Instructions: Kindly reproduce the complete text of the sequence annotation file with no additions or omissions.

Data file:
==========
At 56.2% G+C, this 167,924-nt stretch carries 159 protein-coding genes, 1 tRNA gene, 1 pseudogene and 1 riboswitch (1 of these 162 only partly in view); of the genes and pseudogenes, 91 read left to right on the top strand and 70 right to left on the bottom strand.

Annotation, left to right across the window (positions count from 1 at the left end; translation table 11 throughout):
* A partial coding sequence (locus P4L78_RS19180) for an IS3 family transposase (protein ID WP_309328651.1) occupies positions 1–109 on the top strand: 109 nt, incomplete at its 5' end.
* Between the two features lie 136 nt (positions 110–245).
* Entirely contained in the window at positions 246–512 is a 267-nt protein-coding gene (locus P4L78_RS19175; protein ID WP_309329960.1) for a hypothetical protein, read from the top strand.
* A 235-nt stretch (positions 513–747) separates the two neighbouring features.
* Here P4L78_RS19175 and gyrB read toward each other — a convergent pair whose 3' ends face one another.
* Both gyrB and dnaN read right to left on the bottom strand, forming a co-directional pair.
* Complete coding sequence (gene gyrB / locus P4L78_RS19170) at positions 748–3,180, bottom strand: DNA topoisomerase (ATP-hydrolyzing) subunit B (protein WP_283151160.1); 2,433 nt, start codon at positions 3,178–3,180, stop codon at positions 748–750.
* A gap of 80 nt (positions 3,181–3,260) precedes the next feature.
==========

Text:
At 56.2% G+C, this 167,924-nt stretch carries 159 protein-coding genes, 1 tRNA gene, 1 pseudogene and 1 riboswitch (1 of these 162 only partly in view); of the genes and pseudogenes, 91 read left to right on the top strand and 70 right to left on the bottom strand.

Annotation, left to right across the window (positions count from 1 at the left end; translation table 11 throughout):
* A partial coding sequence (locus P4L78_RS19180) for an IS3 family transposase (protein ID WP_309328651.1) occupies positions 1–109 on the top strand: 109 nt, incomplete at its 5' end.
* Between the two features lie 136 nt (positions 110–245).
* Entirely contained in the window at positions 246–512 is a 267-nt protein-coding gene (locus P4L78_RS19175; protein ID WP_309329960.1) for a hypothetical protein, read from the top strand.
* A 235-nt stretch (positions 513–747) separates the two neighbouring features.
* Here P4L78_RS19175 and gyrB read toward each other — a convergent pair whose 3' ends face one another.
* Both gyrB and dnaN read right to left on the bottom strand, forming a co-directional pair.
* Complete coding sequence (gene gyrB / locus P4L78_RS19170) at positions 748–3,180, bottom strand: DNA topoisomerase (ATP-hydrolyzing) subunit B (protein WP_283151160.1); 2,433 nt, start codon at positions 3,178–3,180, stop codon at positions 748–750.
* A gap of 80 nt (positions 3,181–3,260) precedes the next feature.